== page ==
IRS Surprises by Reversing Surprise Mid-Year HSA Limit Reduction

News & Events

IRS Surprises by Reversing Surprise Mid-Year HSA Limit Reduction

Alert Date: 5/1/18

By: David J. Ledermann
Related Practice Areas: Employee Benefits and Employment

The Internal Revenue Service on April 26 issued its official response to overwhelmingly negative commentary received concerning an announcement the IRS made less than two months prior. In Revenue Procedure 2018-18, released March 2, the IRS had announced a reduction to the 2018 maximum contribution amount to a health savings account (HSA) of an individual enrolled in family coverage under a high deductible health plan.  By reversing that decision, the IRS has now restored the 2018 HSA family contribution limit to $6,900, the amount originally announced in May, 2017, before being reduced – temporarily, as it turns out – to $6,850.  The IRS explained, in Revenue Procedure 2018-27, that “stakeholders informed the Treasury Department and the IRS that implementing the $50 reduction to the limitation on deductions for individuals with family coverage would impose numerous unanticipated administrative and financial burdens.”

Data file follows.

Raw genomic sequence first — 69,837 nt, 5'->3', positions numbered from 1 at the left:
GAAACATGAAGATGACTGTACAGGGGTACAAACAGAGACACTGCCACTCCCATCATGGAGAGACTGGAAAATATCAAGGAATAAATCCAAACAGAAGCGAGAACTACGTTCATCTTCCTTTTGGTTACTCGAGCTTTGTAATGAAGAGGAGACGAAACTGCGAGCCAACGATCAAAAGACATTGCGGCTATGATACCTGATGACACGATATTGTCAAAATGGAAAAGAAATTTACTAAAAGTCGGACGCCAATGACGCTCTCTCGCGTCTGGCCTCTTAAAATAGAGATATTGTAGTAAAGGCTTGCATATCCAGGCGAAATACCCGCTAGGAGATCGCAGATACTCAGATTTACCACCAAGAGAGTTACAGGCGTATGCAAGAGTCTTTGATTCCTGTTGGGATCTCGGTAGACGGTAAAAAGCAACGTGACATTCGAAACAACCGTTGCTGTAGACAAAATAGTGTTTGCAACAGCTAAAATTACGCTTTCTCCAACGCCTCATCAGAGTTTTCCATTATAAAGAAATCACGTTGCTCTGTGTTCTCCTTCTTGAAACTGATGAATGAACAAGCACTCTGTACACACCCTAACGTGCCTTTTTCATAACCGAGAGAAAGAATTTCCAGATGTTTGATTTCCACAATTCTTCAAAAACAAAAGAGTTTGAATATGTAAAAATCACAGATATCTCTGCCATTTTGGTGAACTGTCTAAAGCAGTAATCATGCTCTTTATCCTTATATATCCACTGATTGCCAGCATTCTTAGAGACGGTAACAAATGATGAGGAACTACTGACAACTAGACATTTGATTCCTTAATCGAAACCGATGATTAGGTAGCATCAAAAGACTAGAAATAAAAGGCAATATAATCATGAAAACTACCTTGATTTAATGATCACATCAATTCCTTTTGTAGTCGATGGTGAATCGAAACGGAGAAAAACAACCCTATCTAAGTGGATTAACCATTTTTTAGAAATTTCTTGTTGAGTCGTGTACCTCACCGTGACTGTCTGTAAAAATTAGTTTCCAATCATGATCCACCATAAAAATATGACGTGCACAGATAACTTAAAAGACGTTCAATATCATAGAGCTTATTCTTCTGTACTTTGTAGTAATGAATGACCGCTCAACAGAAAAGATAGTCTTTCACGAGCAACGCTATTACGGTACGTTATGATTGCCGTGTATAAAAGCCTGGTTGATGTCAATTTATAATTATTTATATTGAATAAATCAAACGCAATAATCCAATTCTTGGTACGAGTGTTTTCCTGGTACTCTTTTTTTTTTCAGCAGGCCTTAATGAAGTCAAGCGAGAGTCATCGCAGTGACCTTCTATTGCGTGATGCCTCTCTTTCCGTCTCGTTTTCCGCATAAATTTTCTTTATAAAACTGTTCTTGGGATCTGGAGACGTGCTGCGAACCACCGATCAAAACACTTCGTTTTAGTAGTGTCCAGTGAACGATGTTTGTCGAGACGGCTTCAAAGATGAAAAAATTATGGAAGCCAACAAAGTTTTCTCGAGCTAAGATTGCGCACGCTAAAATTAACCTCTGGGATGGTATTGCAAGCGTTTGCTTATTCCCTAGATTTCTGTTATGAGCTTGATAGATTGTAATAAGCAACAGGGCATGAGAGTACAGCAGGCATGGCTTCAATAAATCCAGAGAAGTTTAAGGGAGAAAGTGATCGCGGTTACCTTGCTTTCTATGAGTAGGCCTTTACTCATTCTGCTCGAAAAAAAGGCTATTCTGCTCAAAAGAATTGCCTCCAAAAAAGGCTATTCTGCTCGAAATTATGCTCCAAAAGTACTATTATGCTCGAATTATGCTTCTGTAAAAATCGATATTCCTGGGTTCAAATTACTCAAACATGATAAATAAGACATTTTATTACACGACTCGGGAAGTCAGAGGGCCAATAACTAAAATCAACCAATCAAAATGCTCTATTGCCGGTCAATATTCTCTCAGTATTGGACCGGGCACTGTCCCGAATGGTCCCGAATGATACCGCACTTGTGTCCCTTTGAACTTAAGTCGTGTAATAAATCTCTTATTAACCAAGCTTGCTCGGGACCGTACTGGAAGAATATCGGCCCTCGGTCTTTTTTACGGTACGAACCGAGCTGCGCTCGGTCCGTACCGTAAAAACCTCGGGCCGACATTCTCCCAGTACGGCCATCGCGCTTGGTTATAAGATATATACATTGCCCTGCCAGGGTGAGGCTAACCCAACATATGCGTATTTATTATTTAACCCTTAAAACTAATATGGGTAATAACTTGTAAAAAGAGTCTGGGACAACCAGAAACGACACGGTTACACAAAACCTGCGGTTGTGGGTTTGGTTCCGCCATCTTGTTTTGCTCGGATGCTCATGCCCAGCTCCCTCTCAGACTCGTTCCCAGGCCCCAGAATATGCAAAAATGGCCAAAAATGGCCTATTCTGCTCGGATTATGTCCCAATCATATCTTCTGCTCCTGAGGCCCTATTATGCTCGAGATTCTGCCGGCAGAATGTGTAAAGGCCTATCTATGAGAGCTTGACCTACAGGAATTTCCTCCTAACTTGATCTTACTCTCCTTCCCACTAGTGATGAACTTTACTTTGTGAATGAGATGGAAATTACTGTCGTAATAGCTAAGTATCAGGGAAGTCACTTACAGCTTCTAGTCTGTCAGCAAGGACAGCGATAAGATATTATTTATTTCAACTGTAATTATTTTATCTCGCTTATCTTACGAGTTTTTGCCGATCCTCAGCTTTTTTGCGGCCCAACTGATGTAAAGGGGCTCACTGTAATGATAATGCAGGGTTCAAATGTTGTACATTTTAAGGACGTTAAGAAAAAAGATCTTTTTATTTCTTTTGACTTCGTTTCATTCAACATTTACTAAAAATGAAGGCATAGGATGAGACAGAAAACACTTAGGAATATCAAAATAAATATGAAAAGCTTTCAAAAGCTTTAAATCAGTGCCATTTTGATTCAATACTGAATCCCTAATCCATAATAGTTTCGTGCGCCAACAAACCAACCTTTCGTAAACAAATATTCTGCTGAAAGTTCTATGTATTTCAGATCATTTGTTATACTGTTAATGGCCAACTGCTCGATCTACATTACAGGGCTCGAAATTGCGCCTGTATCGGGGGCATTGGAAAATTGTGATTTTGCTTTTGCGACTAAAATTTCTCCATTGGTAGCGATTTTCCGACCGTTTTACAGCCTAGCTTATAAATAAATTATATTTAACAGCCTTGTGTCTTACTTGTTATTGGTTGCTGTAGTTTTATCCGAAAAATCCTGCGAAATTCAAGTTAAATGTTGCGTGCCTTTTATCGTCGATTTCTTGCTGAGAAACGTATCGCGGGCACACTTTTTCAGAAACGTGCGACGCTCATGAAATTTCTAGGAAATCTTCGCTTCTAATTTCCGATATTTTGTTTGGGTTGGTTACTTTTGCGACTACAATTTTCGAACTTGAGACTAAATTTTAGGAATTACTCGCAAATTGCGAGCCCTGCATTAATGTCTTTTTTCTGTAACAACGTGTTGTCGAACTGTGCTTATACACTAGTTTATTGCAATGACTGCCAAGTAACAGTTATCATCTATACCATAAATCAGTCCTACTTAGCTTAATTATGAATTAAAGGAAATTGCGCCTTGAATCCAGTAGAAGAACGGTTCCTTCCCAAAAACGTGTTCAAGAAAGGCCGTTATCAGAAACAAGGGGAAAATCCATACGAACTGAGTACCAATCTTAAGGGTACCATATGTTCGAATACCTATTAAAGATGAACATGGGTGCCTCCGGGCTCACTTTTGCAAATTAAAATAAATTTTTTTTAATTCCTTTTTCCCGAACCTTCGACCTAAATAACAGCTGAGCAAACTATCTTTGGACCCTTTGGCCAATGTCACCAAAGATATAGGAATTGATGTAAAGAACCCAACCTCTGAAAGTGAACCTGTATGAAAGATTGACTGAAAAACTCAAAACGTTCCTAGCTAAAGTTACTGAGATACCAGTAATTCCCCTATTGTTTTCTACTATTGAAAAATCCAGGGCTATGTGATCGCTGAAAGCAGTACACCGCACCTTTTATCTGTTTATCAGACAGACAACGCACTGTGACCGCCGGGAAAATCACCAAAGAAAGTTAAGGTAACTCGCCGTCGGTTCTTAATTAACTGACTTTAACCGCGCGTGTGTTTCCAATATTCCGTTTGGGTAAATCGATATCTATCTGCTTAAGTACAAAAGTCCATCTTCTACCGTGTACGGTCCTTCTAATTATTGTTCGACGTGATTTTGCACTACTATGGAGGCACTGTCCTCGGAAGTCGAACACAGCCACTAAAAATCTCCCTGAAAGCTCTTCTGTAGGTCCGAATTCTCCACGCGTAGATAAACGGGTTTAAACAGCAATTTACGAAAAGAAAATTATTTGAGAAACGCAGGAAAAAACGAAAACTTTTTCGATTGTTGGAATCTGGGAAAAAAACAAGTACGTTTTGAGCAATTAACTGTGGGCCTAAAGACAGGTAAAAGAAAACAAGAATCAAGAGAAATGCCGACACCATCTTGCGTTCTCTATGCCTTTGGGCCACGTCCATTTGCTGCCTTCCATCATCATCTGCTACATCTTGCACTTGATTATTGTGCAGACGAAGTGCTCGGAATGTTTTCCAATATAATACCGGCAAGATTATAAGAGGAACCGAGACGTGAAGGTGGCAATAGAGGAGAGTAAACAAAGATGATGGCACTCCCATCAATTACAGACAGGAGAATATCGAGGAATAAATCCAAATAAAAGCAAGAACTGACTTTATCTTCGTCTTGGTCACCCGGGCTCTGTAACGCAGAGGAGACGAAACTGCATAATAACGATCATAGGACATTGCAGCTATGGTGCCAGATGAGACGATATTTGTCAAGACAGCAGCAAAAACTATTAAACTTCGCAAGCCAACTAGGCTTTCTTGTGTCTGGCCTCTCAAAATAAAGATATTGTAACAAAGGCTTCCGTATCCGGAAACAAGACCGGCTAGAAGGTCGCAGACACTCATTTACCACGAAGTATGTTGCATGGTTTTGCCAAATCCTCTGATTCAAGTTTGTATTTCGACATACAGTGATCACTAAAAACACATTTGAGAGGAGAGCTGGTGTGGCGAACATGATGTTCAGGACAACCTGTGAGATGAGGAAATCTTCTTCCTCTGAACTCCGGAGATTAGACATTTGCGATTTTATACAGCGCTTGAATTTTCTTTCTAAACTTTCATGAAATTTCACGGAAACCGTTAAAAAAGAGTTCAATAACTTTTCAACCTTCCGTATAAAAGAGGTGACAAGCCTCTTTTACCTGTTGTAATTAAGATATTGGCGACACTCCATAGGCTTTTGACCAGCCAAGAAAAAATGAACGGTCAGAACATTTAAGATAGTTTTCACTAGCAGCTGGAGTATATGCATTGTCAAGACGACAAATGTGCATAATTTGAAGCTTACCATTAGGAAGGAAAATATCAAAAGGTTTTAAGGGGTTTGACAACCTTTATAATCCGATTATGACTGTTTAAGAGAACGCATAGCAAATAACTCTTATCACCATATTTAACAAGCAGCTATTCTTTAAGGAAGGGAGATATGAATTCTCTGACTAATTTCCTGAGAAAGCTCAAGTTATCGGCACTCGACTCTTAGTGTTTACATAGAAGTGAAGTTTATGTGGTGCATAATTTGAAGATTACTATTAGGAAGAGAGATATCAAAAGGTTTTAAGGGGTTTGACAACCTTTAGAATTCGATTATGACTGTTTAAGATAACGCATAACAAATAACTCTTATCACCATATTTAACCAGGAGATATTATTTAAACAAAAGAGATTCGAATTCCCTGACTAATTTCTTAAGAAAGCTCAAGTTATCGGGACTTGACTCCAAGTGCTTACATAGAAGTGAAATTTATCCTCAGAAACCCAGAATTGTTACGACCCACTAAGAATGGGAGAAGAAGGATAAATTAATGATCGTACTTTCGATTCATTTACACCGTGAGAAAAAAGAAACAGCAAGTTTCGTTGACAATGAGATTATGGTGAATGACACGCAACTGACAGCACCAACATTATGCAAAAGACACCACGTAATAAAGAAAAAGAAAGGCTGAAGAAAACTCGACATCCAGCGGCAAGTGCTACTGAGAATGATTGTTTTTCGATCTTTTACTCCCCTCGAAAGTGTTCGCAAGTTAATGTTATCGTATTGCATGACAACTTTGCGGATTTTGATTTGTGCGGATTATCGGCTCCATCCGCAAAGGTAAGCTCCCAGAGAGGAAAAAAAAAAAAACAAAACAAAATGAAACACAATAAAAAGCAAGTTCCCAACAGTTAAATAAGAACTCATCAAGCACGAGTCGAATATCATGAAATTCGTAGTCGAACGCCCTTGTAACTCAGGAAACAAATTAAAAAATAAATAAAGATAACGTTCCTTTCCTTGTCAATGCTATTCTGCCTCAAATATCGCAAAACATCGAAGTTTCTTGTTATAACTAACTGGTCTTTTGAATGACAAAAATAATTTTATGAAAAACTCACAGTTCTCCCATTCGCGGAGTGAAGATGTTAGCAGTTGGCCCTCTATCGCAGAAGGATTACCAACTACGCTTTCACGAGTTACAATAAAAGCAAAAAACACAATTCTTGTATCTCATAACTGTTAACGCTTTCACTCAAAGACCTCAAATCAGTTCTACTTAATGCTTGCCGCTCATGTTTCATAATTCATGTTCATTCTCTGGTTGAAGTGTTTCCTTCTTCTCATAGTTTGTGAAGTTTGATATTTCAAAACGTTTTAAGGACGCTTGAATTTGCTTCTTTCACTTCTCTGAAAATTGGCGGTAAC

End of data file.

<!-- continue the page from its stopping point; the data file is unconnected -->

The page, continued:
Specifically, the IRS notes that some individuals had already made the maximum HSA contribution for the 2018 calendar year before the limit was reduced on March 2 and that many other individuals made annual salary reduction elections for HSA contributions through their employers’ cafeteria plans based on the $6,900 limit announced in 2017.  The IRS also acknowledged comments suggesting that the costs of modifying various systems to reflect the reduced maximum, as well as the costs associated with distributing a $50 excess contribution and related earnings, would be significantly greater than any tax benefit associated with an unreduced HSA contribution.  Therefore, IRS’s March surprise, which was necessitated by changes in the method of calculating inflation adjustments for many Internal Revenue Code provisions beginning in 2018 pursuant to the new tax law, has been superseded by IRS’s April surprise reversing that decision “in the best interest of sound and efficient tax administration.”
 
Employers who made changes to employee contribution payroll deductions based on the reduced family contribution limit announced in March should, for employees who elected to defer the maximum permissible amount for the year, increase those employees’ deferrals to reflect the restored limit of $6,900.
 
If you have questions about this latest development, please contact the author or another member of the firm’s Employee Benefits group.